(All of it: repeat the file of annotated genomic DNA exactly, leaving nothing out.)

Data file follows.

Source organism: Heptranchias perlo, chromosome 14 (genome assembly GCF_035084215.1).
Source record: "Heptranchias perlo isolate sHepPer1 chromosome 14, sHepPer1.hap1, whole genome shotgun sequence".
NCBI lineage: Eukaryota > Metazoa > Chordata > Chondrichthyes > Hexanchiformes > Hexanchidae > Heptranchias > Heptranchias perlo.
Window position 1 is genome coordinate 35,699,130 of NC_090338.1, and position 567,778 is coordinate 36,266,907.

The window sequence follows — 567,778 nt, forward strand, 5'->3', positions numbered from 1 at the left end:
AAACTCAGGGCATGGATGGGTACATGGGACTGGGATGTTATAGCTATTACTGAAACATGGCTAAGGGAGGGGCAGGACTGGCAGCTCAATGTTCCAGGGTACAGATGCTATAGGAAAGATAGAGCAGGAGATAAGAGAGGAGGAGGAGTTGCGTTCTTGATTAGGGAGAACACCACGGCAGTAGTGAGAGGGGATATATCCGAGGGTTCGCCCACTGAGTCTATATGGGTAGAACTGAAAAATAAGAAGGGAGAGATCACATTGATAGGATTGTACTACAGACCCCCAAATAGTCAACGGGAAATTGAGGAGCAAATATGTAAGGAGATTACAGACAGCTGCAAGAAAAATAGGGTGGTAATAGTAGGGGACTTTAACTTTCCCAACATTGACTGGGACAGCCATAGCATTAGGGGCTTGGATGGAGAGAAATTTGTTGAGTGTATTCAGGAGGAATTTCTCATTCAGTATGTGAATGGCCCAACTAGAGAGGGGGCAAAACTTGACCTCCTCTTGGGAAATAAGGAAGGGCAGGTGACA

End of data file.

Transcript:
Source organism: Heptranchias perlo, chromosome 14 (genome assembly GCF_035084215.1).
Source record: "Heptranchias perlo isolate sHepPer1 chromosome 14, sHepPer1.hap1, whole genome shotgun sequence".
NCBI lineage: Eukaryota > Metazoa > Chordata > Chondrichthyes > Hexanchiformes > Hexanchidae > Heptranchias > Heptranchias perlo.
Window position 1 is genome coordinate 35,699,130 of NC_090338.1, and position 567,778 is coordinate 36,266,907.

The window sequence follows — 567,778 nt, forward strand, 5'->3', positions numbered from 1 at the left end:
AAACTCAGGGCATGGATGGGTACATGGGACTGGGATGTTATAGCTATTACTGAAACATGGCTAAGGGAGGGGCAGGACTGGCAGCTCAATGTTCCAGGGTACAGATGCTATAGGAAAGATAGAGCAGGAGATAAGAGAGGAGGAGGAGTTGCGTTCTTGATTAGGGAGAACACCACGGCAGTAGTGAGAGGGGATATATCCGAGGGTTCGCCCACTGAGTCTATATGGGTAGAACTGAAAAATAAGAAGGGAGAGATCACATTGATAGGATTGTACTACAGACCCCCAAATAGTCAACGGGAAATTGAGGAGCAAATATGTAAGGAGATTACAGACAGCTGCAAGAAAAATAGGGTGGTAATAGTAGGGGACTTTAACTTTCCCAACATTGACTGGGACAGCCATAGCATTAGGGGCTTGGATGGAGAGAAATTTGTTGAGTGTATTCAGGAGGAATTTCTCATTCAGTATGTGAATGGCCCAACTAGAGAGGGGGCAAAACTTGACCTCCTCTTGGGAAATAAGGAAGGGCAGGTGACA